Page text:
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ACCC Nobbles Horse Betting Group

The Australian Competition and Consumer Commission has nobbled a horse betting operation who was using software that they believed was likely to mislead or decieve consumers after they claimed punters could earn between $50,000 to $70,000 working from home.

Sports betting software company, Intervest Global Live Pty Ltd, has stopped an advertising campaign on SeekCommercial after raised concerns about claims made for a horse betting software program called "Trilogics".

Intervest Global has acknowledged, in a court enforceable undertaking, that a number of claims in its advertisements about Trilogics software and how much people had earned from using the software were likely to be misleading or deceptive.

Intervest Global had represented in advertisements:

that it guaranteed that customers would earn $50,000 - $70,000 from home by using the software, when Intervest Global did not offer a guarantee of this nature.

that customers had earned a certain amount of average income from using the software in 2008, when Intervest Global had no basis for making that representation, that it had many customers who had been with Intervest Gobal for 10 years, when again Intervest had no basis for making that representation, and that the software was a franchised business, when it is not a franchise.

"It is fundamental that businesses must be able to substantiate every claim that they make about a product, particularly where claims about earnings and guarantees are designed to lure in potential buyers," ACCC deputy chair Peter Kell said.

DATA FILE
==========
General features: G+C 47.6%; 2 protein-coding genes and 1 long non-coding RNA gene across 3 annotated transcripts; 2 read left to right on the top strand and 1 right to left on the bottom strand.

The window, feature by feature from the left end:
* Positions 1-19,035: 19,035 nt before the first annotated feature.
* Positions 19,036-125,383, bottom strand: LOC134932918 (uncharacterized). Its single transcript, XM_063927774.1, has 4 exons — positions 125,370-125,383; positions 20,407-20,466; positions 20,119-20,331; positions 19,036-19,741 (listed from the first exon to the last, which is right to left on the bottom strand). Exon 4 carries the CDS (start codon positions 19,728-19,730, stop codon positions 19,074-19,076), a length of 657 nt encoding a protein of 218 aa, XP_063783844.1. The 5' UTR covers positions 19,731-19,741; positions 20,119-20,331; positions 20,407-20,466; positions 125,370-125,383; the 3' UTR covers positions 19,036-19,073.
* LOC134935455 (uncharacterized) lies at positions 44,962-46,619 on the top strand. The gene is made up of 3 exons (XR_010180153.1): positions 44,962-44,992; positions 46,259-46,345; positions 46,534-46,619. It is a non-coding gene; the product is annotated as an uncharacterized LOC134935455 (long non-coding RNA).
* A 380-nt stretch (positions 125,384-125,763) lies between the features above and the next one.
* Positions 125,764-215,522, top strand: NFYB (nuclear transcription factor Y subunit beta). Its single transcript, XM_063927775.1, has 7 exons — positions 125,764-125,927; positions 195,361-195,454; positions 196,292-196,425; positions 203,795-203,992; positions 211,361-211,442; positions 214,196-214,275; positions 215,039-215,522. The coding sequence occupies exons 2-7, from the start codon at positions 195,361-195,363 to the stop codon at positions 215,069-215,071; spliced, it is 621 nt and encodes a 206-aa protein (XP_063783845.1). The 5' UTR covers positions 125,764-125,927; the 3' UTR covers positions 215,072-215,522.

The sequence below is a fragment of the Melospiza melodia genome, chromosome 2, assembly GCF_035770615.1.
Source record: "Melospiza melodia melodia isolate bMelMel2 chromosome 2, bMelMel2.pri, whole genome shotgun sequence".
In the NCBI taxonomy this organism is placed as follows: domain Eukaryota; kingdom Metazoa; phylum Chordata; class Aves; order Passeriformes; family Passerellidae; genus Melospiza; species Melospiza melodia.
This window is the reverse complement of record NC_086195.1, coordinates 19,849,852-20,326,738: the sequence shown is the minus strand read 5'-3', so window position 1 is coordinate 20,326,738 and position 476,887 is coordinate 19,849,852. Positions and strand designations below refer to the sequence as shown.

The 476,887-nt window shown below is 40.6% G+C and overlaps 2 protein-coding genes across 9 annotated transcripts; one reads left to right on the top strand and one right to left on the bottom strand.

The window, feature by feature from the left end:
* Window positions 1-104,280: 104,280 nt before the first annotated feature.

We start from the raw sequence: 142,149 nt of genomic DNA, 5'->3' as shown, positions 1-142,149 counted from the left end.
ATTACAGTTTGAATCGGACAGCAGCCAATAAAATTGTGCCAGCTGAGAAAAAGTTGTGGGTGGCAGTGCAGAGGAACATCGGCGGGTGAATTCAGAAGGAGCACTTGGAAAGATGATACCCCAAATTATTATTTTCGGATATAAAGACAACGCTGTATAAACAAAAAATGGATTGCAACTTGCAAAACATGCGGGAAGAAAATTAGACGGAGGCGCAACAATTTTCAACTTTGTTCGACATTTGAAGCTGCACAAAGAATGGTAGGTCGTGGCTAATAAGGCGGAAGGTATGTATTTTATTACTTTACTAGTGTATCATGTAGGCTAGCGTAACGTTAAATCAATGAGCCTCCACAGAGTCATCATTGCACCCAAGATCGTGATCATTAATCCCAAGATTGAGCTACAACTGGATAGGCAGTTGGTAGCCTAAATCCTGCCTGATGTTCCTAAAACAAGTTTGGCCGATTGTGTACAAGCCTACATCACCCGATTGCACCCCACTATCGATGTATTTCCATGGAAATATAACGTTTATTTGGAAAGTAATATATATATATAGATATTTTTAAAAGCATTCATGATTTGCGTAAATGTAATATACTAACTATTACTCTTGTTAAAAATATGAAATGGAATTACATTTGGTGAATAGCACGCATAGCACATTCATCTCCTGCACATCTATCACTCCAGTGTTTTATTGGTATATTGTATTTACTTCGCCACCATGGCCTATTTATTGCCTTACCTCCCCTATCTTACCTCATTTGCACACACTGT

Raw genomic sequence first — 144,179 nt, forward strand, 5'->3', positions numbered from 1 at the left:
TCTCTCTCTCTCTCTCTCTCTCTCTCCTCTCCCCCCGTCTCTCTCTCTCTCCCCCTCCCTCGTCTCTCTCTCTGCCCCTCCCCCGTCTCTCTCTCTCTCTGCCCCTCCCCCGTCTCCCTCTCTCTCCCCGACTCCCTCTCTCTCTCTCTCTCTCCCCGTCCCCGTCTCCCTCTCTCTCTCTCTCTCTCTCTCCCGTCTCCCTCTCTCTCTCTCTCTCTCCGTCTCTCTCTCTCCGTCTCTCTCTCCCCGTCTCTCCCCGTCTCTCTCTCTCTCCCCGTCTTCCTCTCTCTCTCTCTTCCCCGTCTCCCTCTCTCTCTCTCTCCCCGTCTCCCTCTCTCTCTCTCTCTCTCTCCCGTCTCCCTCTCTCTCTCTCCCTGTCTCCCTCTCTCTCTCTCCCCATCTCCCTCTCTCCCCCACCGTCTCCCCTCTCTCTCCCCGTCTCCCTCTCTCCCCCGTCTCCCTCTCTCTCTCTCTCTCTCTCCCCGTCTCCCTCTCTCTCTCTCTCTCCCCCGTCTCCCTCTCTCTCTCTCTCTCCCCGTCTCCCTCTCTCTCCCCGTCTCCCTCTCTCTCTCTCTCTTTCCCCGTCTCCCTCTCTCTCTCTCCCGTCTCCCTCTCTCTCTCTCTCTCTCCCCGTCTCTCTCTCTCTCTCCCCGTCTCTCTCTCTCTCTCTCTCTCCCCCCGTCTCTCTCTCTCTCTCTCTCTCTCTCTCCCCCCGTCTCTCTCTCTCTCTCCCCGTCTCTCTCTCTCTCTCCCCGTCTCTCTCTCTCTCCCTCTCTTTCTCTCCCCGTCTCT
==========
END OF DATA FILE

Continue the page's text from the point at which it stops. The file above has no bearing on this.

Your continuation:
"Consumers should be wary of businesses promising big returns from sport or horse betting products," Mr Kell said. "Remember that sports betting is gambling, not an investment, and the ACCC has been contacted by many consumers who have lost money through sports betting products."

The ACCC has been working with the Queensland Office of Fair Trading, Queensland Police, the Australian Securities and Investment Commission and the Australian Taxation Office to develop coordinated enforcement and consumer education strategies to tackle these types of sports betting products.

The ACCC can now issue notices that require businesses to substantiate claims that they make. If they breach the Trade Practices Act 1974, businesses also risk being issued with infringement notices of $6,600 for corporations and $1,320 for individuals, under the ACCC's new powers.